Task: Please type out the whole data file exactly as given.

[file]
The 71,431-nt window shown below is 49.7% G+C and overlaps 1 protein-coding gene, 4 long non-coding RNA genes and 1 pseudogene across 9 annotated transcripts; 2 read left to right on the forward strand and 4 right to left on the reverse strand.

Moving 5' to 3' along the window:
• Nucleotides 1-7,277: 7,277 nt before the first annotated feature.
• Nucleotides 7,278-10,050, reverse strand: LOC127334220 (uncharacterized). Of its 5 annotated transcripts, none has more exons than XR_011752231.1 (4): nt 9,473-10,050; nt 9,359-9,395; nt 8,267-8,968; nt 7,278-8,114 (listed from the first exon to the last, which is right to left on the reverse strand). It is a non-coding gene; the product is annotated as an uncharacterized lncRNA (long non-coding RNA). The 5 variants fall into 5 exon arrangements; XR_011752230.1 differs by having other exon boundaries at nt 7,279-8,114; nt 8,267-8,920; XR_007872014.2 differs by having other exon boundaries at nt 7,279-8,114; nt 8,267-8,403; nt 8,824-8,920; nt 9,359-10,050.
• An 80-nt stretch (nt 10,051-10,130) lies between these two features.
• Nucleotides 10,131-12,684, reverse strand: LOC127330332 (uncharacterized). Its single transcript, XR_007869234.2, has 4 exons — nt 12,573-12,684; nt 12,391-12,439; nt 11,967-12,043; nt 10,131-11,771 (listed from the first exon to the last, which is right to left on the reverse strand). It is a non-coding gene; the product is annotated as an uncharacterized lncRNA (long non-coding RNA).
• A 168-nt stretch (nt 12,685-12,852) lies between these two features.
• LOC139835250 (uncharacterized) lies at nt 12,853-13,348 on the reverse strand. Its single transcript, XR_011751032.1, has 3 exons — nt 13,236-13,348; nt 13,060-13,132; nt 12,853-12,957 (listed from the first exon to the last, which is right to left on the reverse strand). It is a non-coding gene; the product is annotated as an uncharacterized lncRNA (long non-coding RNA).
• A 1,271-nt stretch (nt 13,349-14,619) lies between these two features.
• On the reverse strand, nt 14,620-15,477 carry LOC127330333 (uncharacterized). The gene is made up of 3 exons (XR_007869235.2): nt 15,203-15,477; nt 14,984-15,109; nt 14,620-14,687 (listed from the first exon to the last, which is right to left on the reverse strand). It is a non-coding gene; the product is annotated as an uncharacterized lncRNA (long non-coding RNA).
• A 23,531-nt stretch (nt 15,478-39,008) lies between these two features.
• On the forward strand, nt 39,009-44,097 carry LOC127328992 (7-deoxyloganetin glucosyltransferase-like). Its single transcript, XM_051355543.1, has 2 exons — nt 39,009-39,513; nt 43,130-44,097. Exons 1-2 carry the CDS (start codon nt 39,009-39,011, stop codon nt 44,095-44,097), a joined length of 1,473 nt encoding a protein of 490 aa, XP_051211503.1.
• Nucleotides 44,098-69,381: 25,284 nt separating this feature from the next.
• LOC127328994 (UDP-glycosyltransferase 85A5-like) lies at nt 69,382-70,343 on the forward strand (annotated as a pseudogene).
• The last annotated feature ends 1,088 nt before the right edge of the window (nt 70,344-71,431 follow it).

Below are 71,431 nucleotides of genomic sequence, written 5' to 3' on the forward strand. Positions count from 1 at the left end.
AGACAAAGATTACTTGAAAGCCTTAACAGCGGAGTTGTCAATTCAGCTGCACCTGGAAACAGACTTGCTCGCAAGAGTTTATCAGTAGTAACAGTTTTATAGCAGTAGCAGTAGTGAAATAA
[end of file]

The 71,431-nt window shown below is 49.7% G+C and overlaps 1 protein-coding gene, 4 long non-coding RNA genes and 1 pseudogene across 9 annotated transcripts; 2 read left to right on the forward strand and 4 right to left on the reverse strand.

Moving 5' to 3' along the window:
• Nucleotides 1-7,277: 7,277 nt before the first annotated feature.
• Nucleotides 7,278-10,050, reverse strand: LOC127334220 (uncharacterized). Of its 5 annotated transcripts, none has more exons than XR_011752231.1 (4): nt 9,473-10,050; nt 9,359-9,395; nt 8,267-8,968; nt 7,278-8,114 (listed from the first exon to the last, which is right to left on the reverse strand). It is a non-coding gene; the product is annotated as an uncharacterized lncRNA (long non-coding RNA). The 5 variants fall into 5 exon arrangements; XR_011752230.1 differs by having other exon boundaries at nt 7,279-8,114; nt 8,267-8,920; XR_007872014.2 differs by having other exon boundaries at nt 7,279-8,114; nt 8,267-8,403; nt 8,824-8,920; nt 9,359-10,050.
• An 80-nt stretch (nt 10,051-10,130) lies between these two features.
• Nucleotides 10,131-12,684, reverse strand: LOC127330332 (uncharacterized). Its single transcript, XR_007869234.2, has 4 exons — nt 12,573-12,684; nt 12,391-12,439; nt 11,967-12,043; nt 10,131-11,771 (listed from the first exon to the last, which is right to left on the reverse strand). It is a non-coding gene; the product is annotated as an uncharacterized lncRNA (long non-coding RNA).
• A 168-nt stretch (nt 12,685-12,852) lies between these two features.
• LOC139835250 (uncharacterized) lies at nt 12,853-13,348 on the reverse strand. Its single transcript, XR_011751032.1, has 3 exons — nt 13,236-13,348; nt 13,060-13,132; nt 12,853-12,957 (listed from the first exon to the last, which is right to left on the reverse strand). It is a non-coding gene; the product is annotated as an uncharacterized lncRNA (long non-coding RNA).
• A 1,271-nt stretch (nt 13,349-14,619) lies between these two features.
• On the reverse strand, nt 14,620-15,477 carry LOC127330333 (uncharacterized). The gene is made up of 3 exons (XR_007869235.2): nt 15,203-15,477; nt 14,984-15,109; nt 14,620-14,687 (listed from the first exon to the last, which is right to left on the reverse strand). It is a non-coding gene; the product is annotated as an uncharacterized lncRNA (long non-coding RNA).
• A 23,531-nt stretch (nt 15,478-39,008) lies between these two features.
• On the forward strand, nt 39,009-44,097 carry LOC127328992 (7-deoxyloganetin glucosyltransferase-like). Its single transcript, XM_051355543.1, has 2 exons — nt 39,009-39,513; nt 43,130-44,097. Exons 1-2 carry the CDS (start codon nt 39,009-39,011, stop codon nt 44,095-44,097), a joined length of 1,473 nt encoding a protein of 490 aa, XP_051211503.1.
• Nucleotides 44,098-69,381: 25,284 nt separating this feature from the next.
• LOC127328994 (UDP-glycosyltransferase 85A5-like) lies at nt 69,382-70,343 on the forward strand (annotated as a pseudogene).
• The last annotated feature ends 1,088 nt before the right edge of the window (nt 70,344-71,431 follow it).

Below are 71,431 nucleotides of genomic sequence, written 5' to 3' on the forward strand. Positions count from 1 at the left end.
AGACAAAGATTACTTGAAAGCCTTAACAGCGGAGTTGTCAATTCAGCTGCACCTGGAAACAGACTTGCTCGCAAGAGTTTATCAGTAGTAACAGTTTTATAGCAGTAGCAGTAGTGAAATAA